Saturday, August 7, 2010


LARKSPUR is a fun plant that readily reseeds itself.  I have found that if you have one season of Larkspur and let it go to seed, you'll have Larkspur from then on.  It is sometimes called half-hardy because it is really a cool-weather annual, thriving in coolor conditions.  In zones 4 and north, they can last the entire summer.  In the North, cool weather annuals are sown in late winter or early spring, for blooms in the spring through summer.  You can start them indoors and move them to the garden around the last frost date if you like, but I just let them reseed right where they are, and when the seedlings appear, I can thin them where necessary.  They aren't true to seed, however, but the mix you'll get will be in shades of pink, lavender, purple, and white, and will look good together.  They like full sun, and the seeds need to be covered; they need darkness to germinate.  When transplanting, do so with care, early in the season, with a trowel.  They may need to be staked, as they tend to blow over easily.  I like to use them in arrangements, both fresh and dried.  For dried arrangements, just tie them together and hang them upside-down right when they are in full bloom in a dry, dark area, and they dry very nicely.  They also provide a great backdrop to other flowering plants in your beds, such as daylily, dahlias, and daisies.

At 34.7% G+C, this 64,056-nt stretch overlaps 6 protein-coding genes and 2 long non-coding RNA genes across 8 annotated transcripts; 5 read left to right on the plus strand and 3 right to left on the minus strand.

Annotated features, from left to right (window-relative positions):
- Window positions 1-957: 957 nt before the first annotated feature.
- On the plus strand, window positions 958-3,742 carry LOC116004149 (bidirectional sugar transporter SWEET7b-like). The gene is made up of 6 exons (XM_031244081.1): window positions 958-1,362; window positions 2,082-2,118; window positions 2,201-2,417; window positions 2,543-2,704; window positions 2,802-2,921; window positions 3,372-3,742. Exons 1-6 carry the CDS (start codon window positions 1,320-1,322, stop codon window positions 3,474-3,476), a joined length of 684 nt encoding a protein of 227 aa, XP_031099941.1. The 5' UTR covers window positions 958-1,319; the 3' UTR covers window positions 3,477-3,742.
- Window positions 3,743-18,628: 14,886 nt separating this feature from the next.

Susanne Holland Spicker Mother, Grandmother, Homemaker, Gardener, Teacher, Photographer

Passion is defined as the love of, or the object(s) of affection and emotion. I am passionate about family, friends, flowers, food, photography and fabulous music! This blog is dedicated to those loves.

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